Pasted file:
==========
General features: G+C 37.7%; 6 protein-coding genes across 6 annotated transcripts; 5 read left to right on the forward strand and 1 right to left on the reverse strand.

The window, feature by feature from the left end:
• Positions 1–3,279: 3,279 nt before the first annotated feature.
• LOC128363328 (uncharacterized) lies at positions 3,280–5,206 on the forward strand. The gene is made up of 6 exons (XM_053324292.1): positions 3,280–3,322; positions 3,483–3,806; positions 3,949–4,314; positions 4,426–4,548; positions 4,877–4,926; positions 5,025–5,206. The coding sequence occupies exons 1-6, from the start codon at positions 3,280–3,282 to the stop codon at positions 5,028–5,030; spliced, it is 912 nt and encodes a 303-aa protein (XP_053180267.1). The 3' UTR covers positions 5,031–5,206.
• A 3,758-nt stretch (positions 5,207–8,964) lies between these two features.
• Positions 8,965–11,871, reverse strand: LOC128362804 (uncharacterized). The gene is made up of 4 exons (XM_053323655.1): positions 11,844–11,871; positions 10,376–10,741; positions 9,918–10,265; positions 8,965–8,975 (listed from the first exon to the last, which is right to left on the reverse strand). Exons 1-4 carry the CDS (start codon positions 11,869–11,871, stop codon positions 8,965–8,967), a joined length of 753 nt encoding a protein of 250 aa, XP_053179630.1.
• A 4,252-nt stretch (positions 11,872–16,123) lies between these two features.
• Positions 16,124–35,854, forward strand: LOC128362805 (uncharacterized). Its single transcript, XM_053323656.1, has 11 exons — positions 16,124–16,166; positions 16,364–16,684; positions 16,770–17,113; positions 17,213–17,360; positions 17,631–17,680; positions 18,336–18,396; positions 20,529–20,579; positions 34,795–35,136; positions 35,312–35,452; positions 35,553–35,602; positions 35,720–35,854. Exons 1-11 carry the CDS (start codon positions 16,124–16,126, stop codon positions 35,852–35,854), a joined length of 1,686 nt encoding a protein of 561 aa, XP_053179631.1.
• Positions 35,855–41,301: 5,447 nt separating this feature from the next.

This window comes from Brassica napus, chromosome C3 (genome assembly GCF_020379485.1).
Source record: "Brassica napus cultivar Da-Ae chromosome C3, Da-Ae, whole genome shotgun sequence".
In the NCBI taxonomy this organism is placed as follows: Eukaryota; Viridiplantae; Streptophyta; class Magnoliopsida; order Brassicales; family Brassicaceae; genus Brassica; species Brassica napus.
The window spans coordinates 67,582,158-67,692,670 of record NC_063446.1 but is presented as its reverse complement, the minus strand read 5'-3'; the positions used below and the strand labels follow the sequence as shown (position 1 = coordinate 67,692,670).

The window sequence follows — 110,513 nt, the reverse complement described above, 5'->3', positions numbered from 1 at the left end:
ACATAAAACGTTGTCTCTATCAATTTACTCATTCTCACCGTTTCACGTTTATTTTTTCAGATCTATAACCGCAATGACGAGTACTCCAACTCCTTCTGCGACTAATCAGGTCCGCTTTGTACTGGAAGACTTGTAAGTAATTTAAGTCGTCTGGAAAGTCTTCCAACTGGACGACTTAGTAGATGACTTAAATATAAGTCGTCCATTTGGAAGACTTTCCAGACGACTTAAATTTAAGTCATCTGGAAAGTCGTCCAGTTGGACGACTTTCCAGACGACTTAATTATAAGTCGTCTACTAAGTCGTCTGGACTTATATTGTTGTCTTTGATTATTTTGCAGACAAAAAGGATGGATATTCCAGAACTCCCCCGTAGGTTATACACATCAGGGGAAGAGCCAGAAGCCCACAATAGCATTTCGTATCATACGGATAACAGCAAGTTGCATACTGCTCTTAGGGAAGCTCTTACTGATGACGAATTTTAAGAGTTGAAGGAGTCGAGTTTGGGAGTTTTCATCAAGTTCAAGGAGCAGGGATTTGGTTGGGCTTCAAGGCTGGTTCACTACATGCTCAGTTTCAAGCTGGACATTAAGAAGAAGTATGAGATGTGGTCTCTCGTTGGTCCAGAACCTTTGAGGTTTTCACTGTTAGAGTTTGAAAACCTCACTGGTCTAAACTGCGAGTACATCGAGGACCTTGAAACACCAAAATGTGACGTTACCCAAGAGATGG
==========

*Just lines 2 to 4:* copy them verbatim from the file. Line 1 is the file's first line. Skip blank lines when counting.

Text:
The window, feature by feature from the left end:
• Positions 1–3,279: 3,279 nt before the first annotated feature.
• LOC128363328 (uncharacterized) lies at positions 3,280–5,206 on the forward strand. The gene is made up of 6 exons (XM_053324292.1): positions 3,280–3,322; positions 3,483–3,806; positions 3,949–4,314; positions 4,426–4,548; positions 4,877–4,926; positions 5,025–5,206. The coding sequence occupies exons 1-6, from the start codon at positions 3,280–3,282 to the stop codon at positions 5,028–5,030; spliced, it is 912 nt and encodes a 303-aa protein (XP_053180267.1). The 3' UTR covers positions 5,031–5,206.